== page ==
“As the Britishers came, headhunting was banned and therefore it was ended. I’m still proud of my past and my headhunting days. I’m glad that even if we don’t practice headhunting now, festivals like Aolang and Hornbill Festival allow us to showcase our culture and keep our traditions alive.”
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More About The Konyak Headhunters Of Nagaland
The Konyak tribe, the largest among the other tribes of Nagaland, resides in the enchanting landscapes of Nagaland, specifically in the Mon district. Renowned for their intriguing history and distinctive traditions, the Konyaks have left an indelible mark on the cultural tapestry of northeastern India.
Derived from “Khunyak,” meaning ‘man,’ the term ‘Konyak’ reflects their tribal identity. The Konyak is a Tibeto-Burmese ethnic group residing in northeastern India. In addition to their presence in Nagaland, the Konyas can also be found in Arunachal Pradesh, Assam, and parts of Myanmar. What sets them apart from other Naga tribes is their intriguing past of headhunting and the tattooed faces of their warriors.
The headhunters of Konyaks, primarily agrarian and pastoral, have a unique cultural heritage. Traditional practices such as gunsmithing, iron-smelting, brass-works, and gunpowder-making distinguish them. They are skilled in crafting Yanglaü (machetes) and wooden sculptures, showcasing their artistic prowess.
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The Konyak festivals, Aoleang in April and Lao Ong Mo in August/September, add vibrancy to their lives, celebrating the arrival of spring and harvest season, respectively.
The Konyak language, belonging to the Northern Naga sub-branch, shares similarities with Garo and Bodo languages. However, the advent of Christianity in Nagaland brought about significant changes, including the termination of headhunting in 1969.
Central to Konyak society is the Angh tradition, with Pongyin Angh (Great King or Chief) and Angha (Small King). The Anghs, identified by rows of blue beads that they wear above the knees, oversee village administration with the support of village councils.
One interesting fact – The Angh’s house in the Longwa village of Mon District is literally in two countries! Yes, you heard it right. The Angh only has to walk from the kitchen to the bedroom to cross the border, that too without a Visa. The entire Longwa village lies on the Indo-Myanmaar border and due to the strong cultural and familial ties, both the governments have provided dual citizenship to the residents of this village.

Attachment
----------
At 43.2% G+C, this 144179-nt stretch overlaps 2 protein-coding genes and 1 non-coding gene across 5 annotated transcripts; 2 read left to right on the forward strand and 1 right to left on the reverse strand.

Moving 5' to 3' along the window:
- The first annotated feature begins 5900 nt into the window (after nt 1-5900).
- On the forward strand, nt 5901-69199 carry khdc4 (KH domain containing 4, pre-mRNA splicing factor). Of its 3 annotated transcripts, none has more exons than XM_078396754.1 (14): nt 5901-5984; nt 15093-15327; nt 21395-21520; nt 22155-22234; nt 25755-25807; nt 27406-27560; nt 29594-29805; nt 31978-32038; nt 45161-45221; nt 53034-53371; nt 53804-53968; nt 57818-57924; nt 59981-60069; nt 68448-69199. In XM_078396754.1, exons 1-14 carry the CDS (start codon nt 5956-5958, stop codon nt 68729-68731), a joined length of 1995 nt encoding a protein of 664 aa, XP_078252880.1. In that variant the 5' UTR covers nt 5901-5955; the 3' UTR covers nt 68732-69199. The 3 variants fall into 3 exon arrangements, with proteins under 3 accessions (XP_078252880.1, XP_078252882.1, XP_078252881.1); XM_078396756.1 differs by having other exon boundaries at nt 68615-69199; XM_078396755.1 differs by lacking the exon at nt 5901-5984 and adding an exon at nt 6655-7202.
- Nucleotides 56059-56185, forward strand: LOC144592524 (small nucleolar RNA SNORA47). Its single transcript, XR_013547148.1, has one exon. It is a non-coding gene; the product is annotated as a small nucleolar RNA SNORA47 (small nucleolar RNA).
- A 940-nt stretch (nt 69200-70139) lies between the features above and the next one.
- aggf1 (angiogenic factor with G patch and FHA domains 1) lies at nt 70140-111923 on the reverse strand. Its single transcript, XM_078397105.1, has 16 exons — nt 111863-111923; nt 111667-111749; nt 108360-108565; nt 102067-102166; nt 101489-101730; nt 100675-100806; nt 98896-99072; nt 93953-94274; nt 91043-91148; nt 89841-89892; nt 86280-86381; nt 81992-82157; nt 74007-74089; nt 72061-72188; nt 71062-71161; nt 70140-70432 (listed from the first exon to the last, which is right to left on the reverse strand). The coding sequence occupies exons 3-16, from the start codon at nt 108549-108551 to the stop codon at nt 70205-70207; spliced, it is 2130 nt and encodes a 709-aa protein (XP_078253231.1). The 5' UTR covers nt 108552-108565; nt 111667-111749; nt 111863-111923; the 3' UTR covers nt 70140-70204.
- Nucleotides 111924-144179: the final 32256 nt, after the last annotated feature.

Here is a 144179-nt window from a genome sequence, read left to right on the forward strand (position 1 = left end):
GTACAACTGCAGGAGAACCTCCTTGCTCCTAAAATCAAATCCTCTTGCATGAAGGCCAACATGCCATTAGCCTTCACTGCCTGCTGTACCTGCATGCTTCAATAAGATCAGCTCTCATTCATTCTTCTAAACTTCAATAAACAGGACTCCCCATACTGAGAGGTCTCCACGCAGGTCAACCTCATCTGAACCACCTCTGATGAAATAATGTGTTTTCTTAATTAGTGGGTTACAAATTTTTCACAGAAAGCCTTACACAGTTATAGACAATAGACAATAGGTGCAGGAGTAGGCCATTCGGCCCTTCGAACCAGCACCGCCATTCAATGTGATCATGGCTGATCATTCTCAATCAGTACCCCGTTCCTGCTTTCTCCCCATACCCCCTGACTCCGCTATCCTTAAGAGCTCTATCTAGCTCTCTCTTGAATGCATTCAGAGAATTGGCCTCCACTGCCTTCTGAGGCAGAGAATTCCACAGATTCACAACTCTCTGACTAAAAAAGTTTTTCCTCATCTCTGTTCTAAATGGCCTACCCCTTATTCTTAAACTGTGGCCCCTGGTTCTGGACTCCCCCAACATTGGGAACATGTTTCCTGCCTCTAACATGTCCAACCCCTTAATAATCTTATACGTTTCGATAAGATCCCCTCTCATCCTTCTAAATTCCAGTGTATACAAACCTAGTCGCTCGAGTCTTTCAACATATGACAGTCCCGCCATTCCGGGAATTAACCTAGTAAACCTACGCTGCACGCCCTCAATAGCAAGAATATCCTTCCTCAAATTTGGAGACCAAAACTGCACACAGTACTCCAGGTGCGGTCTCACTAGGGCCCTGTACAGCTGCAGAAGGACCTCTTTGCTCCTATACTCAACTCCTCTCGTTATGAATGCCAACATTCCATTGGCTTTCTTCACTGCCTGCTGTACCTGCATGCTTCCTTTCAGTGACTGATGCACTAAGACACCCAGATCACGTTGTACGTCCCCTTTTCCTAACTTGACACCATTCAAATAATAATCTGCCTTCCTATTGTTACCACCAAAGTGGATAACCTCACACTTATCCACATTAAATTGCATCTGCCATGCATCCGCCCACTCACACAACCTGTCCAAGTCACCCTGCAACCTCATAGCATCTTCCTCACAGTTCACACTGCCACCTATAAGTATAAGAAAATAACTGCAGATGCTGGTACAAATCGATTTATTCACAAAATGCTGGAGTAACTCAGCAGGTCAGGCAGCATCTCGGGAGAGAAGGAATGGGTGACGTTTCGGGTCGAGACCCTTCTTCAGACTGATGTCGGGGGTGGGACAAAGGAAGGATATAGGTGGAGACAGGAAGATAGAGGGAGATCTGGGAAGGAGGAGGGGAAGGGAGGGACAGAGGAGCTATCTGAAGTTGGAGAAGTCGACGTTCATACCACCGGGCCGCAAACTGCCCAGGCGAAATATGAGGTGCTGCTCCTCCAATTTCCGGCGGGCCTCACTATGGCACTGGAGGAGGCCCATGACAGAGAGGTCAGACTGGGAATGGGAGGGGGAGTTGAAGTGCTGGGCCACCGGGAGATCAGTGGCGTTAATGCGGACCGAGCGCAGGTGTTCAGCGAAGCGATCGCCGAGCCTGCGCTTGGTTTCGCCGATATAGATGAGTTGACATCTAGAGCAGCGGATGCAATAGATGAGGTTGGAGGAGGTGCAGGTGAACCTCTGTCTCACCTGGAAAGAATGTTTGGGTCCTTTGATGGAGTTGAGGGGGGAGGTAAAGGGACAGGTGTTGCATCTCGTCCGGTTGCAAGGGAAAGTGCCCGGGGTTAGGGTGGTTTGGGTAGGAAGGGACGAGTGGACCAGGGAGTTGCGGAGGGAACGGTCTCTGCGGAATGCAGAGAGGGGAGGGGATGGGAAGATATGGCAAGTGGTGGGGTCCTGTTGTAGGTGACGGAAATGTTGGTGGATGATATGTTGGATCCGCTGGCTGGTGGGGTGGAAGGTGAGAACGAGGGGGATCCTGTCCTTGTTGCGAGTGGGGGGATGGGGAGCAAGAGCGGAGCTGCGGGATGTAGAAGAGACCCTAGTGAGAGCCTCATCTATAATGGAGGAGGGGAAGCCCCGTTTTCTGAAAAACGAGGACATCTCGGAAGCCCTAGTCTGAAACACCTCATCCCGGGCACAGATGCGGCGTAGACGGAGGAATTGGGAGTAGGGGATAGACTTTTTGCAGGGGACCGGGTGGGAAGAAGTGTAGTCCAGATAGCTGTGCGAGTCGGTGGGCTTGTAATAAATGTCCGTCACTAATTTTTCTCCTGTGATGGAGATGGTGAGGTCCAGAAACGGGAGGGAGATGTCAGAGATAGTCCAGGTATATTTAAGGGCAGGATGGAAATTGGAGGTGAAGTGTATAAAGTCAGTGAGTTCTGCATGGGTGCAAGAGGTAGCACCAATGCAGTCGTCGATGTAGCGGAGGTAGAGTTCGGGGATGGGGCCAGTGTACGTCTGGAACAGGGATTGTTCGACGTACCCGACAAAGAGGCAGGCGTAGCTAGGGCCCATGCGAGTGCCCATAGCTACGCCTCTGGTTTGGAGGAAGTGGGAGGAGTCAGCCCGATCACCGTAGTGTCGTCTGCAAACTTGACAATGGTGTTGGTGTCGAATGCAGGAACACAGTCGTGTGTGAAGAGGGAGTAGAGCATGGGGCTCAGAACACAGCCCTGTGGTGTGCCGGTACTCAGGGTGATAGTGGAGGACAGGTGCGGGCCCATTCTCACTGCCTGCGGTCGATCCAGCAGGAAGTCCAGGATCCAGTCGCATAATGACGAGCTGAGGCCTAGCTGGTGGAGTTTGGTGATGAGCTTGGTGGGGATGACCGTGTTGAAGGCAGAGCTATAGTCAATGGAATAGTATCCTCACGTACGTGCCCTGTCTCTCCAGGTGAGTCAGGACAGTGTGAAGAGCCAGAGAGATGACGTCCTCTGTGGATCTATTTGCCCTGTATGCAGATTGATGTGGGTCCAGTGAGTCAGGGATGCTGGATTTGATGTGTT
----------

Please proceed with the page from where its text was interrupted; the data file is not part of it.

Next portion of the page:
The Mithun (Drung Ox), a domestic cattle species and Hornbill holds cultural significance symbolizing wealth and fertility for the Konyaks. Although they once followed animism, Christianity has gained prominence among the tribe, leading to modernization and the embrace of Western education. Agriculture remains their primary occupation, featuring terraced farming and diverse crop cultivation.
In essence, the Konyak headhunters of Nagaland, with their rich history and evolving traditions, offer a fascinating glimpse into the cultural mosaic of Nagaland.
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Frequently Asked Questions about the Konyak Headhunters of Nagaland
Who are the Konyak headhunters of Nagaland?
The Konyak headhunters of Nagaland are members of the Konyak tribe, known for their historical practice of headhunting. The Konyaks, residing in the Mon district of Nagaland, were once notorious for their fierce reputation as headhunters.
Is headhunting still practiced among the Konyak tribe?
No, headhunting is no longer practiced among the Konyak tribe. The tradition came to an end, particularly after the Indian government banned the custom. The last reported case of headhunting among the Konyaks dates back to 1969. The end of headhunting was influenced by factors such as the introduction of Christianity, which played a role in reducing warfare and bringing about social change.
Can visitors meet or interact with the Konyak tribe in Nagaland?
Yes, visitors have the opportunity to meet and interact with the Konyak tribe in Nagaland. The Konyak villages, especially in the Mon district, welcome tourists who are interested in exploring their unique culture and traditions. The villages often showcase traditional practices, rituals, and craftsmanship, providing visitors with a glimpse into the rich heritage of the Konyak tribe.
What is the significance of headhunting among the Konyak tribe's history?
Headhunting held significant cultural and social importance in the history of the Konyak tribe. It was considered a rite of passage for warriors and a means of establishing one’s valor and bravery. The practice also had spiritual and ritualistic dimensions, believed to bring prosperity to the tribe. However, with the advent of Christianity and the changing socio-political landscape, headhunting lost its prominence and eventually ceased, marking the end of an era for the Konyak headhunters. The significance of headhunting now remains as a historical and cultural legacy of the tribe.